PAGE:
Thomas CarlyleThomas Carlyle (4 December 17955 February 1881) was a British historian, satirical writer, essayist, translator, philosopher, mathematician, and teacher. In his book ''On Heroes, Hero-Worship, and The Heroic in History'' (1841), he argued that the actions of the "Great Man" play a key role in history, claiming that "the history of the world is but the biography of great men". Other major works include ''The French Revolution: A History'', 3 vols (1837) and ''The History of Friedrich II of Prussia, Called Frederick the Great,'' 6 vols (1858–65).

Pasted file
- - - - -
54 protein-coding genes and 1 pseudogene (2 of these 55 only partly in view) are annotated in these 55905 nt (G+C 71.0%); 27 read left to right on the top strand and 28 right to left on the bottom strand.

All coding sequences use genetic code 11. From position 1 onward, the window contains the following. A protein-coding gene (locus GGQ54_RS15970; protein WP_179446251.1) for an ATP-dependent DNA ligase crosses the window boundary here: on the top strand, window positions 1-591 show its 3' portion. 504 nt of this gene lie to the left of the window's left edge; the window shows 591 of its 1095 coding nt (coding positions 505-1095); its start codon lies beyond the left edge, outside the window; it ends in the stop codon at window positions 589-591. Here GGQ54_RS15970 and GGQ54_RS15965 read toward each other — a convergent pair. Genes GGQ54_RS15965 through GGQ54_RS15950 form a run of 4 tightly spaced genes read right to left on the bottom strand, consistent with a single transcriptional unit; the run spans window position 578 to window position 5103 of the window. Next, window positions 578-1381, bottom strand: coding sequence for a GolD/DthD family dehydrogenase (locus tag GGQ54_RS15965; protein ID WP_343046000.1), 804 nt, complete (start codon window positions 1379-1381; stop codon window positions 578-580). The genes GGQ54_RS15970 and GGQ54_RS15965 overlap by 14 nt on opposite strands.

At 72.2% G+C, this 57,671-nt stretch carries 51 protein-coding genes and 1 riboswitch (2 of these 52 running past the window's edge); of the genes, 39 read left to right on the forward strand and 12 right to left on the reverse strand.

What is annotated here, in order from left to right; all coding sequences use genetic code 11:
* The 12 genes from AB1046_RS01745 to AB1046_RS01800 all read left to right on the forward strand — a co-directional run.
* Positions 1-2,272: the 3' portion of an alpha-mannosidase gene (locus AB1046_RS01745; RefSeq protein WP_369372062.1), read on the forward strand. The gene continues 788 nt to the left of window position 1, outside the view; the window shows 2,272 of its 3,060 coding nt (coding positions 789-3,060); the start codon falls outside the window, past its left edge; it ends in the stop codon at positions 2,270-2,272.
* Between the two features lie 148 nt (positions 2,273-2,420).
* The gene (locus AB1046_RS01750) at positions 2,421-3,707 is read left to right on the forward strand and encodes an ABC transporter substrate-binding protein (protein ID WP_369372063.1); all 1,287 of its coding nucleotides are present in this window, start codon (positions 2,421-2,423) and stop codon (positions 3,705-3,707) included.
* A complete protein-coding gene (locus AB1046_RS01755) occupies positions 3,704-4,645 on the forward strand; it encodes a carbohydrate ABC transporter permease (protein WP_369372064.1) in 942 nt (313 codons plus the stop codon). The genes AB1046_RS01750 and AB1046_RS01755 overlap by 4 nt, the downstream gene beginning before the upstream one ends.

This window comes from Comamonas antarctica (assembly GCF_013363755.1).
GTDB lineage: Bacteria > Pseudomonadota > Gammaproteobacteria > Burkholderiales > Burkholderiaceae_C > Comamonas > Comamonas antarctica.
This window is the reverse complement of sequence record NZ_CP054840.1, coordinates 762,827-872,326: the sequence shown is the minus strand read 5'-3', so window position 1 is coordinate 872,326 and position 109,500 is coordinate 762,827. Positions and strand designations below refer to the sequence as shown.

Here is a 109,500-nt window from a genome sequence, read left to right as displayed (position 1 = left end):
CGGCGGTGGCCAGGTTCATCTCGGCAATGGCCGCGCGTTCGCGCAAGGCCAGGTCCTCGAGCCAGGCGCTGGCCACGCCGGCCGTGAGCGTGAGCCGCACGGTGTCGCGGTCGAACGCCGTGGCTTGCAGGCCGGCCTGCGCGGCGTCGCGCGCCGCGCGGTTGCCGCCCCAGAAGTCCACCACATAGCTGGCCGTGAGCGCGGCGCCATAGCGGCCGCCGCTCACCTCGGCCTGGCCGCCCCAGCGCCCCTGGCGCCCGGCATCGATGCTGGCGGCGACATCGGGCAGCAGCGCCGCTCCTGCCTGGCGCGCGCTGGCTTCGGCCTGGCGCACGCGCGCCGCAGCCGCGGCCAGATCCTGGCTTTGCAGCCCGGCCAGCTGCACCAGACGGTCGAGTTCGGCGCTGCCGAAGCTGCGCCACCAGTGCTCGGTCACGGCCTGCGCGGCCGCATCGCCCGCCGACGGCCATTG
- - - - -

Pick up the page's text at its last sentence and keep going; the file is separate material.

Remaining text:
A respected historian, his 1837 ''The French Revolution'' was the inspiration for Charles Dickens' 1859 novel ''A Tale of Two Cities'', and remains popular today. Carlyle's 1836 ''Sartor Resartus'' is a notable philosophical novel.
A great polemicist, Carlyle coined the term "the dismal science" for economics, in his racist essay "Occasional Discourse on the Negro Question," which remains controversial. He also wrote articles for the ''Edinburgh Encyclopaedia''.
Once a Christian, Carlyle lost his faith while attending the University of Edinburgh, later adopting a form of deism.
In mathematics, he is known for the Carlyle circle, a method used in quadratic equations and for developing ruler-and-compass constructions of regular polygons. Provided by Wikipedia